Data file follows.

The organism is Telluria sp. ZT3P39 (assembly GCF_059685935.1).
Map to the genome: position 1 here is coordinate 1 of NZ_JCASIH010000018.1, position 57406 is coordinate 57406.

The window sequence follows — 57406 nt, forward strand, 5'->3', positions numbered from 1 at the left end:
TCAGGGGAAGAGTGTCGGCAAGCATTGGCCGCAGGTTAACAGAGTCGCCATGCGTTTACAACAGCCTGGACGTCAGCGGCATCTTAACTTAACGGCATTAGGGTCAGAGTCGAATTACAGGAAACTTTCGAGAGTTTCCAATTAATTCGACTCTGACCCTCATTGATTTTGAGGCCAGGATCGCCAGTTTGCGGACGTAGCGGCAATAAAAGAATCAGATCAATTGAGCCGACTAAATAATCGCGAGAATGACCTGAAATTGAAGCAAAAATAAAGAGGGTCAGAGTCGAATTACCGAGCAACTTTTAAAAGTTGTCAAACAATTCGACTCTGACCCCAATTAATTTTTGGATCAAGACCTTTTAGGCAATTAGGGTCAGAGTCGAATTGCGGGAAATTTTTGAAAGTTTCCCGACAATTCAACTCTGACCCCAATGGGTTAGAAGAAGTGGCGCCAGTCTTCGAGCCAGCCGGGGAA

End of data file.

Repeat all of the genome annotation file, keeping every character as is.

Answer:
The organism is Telluria sp. ZT3P39 (assembly GCF_059685935.1).
Map to the genome: position 1 here is coordinate 1 of NZ_JCASIH010000018.1, position 57406 is coordinate 57406.

The window sequence follows — 57406 nt, forward strand, 5'->3', positions numbered from 1 at the left end:
TCAGGGGAAGAGTGTCGGCAAGCATTGGCCGCAGGTTAACAGAGTCGCCATGCGTTTACAACAGCCTGGACGTCAGCGGCATCTTAACTTAACGGCATTAGGGTCAGAGTCGAATTACAGGAAACTTTCGAGAGTTTCCAATTAATTCGACTCTGACCCTCATTGATTTTGAGGCCAGGATCGCCAGTTTGCGGACGTAGCGGCAATAAAAGAATCAGATCAATTGAGCCGACTAAATAATCGCGAGAATGACCTGAAATTGAAGCAAAAATAAAGAGGGTCAGAGTCGAATTACCGAGCAACTTTTAAAAGTTGTCAAACAATTCGACTCTGACCCCAATTAATTTTTGGATCAAGACCTTTTAGGCAATTAGGGTCAGAGTCGAATTGCGGGAAATTTTTGAAAGTTTCCCGACAATTCAACTCTGACCCCAATGGGTTAGAAGAAGTGGCGCCAGTCTTCGAGCCAGCCGGGGAA